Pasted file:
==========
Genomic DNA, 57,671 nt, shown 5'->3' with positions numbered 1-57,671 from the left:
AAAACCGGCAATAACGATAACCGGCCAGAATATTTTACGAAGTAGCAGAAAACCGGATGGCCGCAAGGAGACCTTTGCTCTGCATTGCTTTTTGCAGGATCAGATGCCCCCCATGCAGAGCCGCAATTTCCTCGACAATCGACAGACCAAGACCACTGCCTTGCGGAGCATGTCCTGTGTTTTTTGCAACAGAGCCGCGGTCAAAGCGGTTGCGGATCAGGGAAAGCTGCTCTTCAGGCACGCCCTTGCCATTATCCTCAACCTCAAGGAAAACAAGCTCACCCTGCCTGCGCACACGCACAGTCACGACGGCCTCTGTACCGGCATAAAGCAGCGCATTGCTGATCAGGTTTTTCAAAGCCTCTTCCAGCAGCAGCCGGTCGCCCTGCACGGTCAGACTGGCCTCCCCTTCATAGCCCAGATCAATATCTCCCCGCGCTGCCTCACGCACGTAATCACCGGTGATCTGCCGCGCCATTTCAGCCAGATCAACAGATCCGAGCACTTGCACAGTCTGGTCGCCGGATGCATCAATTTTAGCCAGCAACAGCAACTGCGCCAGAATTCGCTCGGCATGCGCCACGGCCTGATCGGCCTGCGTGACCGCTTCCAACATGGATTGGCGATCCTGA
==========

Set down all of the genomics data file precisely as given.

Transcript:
Genomic DNA, 57,671 nt, shown 5'->3' with positions numbered 1-57,671 from the left:
AAAACCGGCAATAACGATAACCGGCCAGAATATTTTACGAAGTAGCAGAAAACCGGATGGCCGCAAGGAGACCTTTGCTCTGCATTGCTTTTTGCAGGATCAGATGCCCCCCATGCAGAGCCGCAATTTCCTCGACAATCGACAGACCAAGACCACTGCCTTGCGGAGCATGTCCTGTGTTTTTTGCAACAGAGCCGCGGTCAAAGCGGTTGCGGATCAGGGAAAGCTGCTCTTCAGGCACGCCCTTGCCATTATCCTCAACCTCAAGGAAAACAAGCTCACCCTGCCTGCGCACACGCACAGTCACGACGGCCTCTGTACCGGCATAAAGCAGCGCATTGCTGATCAGGTTTTTCAAAGCCTCTTCCAGCAGCAGCCGGTCGCCCTGCACGGTCAGACTGGCCTCCCCTTCATAGCCCAGATCAATATCTCCCCGCGCTGCCTCACGCACGTAATCACCGGTGATCTGCCGCGCCATTTCAGCCAGATCAACAGATCCGAGCACTTGCACAGTCTGGTCGCCGGATGCATCAATTTTAGCCAGCAACAGCAACTGCGCCAGAATTCGCTCGGCATGCGCCACGGCCTGATCGGCCTGCGTGACCGCTTCCAACATGGATTGGCGATCCTGA